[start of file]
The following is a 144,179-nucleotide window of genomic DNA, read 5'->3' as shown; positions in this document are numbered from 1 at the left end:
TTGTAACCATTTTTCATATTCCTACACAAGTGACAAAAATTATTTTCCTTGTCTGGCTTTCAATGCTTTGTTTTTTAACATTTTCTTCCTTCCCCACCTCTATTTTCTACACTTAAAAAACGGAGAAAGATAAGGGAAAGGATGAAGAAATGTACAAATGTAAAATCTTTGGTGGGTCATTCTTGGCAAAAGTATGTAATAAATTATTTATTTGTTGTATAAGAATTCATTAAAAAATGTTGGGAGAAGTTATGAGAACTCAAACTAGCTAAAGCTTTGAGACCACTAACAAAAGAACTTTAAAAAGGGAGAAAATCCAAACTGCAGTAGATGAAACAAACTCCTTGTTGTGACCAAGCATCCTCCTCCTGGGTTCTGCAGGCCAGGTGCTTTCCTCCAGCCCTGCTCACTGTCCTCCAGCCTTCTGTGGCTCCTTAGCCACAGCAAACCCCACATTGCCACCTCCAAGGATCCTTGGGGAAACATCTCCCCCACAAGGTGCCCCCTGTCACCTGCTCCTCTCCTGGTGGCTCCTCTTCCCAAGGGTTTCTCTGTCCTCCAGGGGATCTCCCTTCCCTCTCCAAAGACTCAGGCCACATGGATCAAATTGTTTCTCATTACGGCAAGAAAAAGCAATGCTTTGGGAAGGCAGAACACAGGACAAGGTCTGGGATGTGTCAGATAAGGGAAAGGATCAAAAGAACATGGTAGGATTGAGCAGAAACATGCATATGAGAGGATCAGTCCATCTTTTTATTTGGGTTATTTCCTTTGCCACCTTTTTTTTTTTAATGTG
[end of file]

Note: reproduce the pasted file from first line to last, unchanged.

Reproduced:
The following is a 144,179-nucleotide window of genomic DNA, read 5'->3' as shown; positions in this document are numbered from 1 at the left end:
TTGTAACCATTTTTCATATTCCTACACAAGTGACAAAAATTATTTTCCTTGTCTGGCTTTCAATGCTTTGTTTTTTAACATTTTCTTCCTTCCCCACCTCTATTTTCTACACTTAAAAAACGGAGAAAGATAAGGGAAAGGATGAAGAAATGTACAAATGTAAAATCTTTGGTGGGTCATTCTTGGCAAAAGTATGTAATAAATTATTTATTTGTTGTATAAGAATTCATTAAAAAATGTTGGGAGAAGTTATGAGAACTCAAACTAGCTAAAGCTTTGAGACCACTAACAAAAGAACTTTAAAAAGGGAGAAAATCCAAACTGCAGTAGATGAAACAAACTCCTTGTTGTGACCAAGCATCCTCCTCCTGGGTTCTGCAGGCCAGGTGCTTTCCTCCAGCCCTGCTCACTGTCCTCCAGCCTTCTGTGGCTCCTTAGCCACAGCAAACCCCACATTGCCACCTCCAAGGATCCTTGGGGAAACATCTCCCCCACAAGGTGCCCCCTGTCACCTGCTCCTCTCCTGGTGGCTCCTCTTCCCAAGGGTTTCTCTGTCCTCCAGGGGATCTCCCTTCCCTCTCCAAAGACTCAGGCCACATGGATCAAATTGTTTCTCATTACGGCAAGAAAAAGCAATGCTTTGGGAAGGCAGAACACAGGACAAGGTCTGGGATGTGTCAGATAAGGGAAAGGATCAAAAGAACATGGTAGGATTGAGCAGAAACATGCATATGAGAGGATCAGTCCATCTTTTTATTTGGGTTATTTCCTTTGCCACCTTTTTTTTTTTAATGTG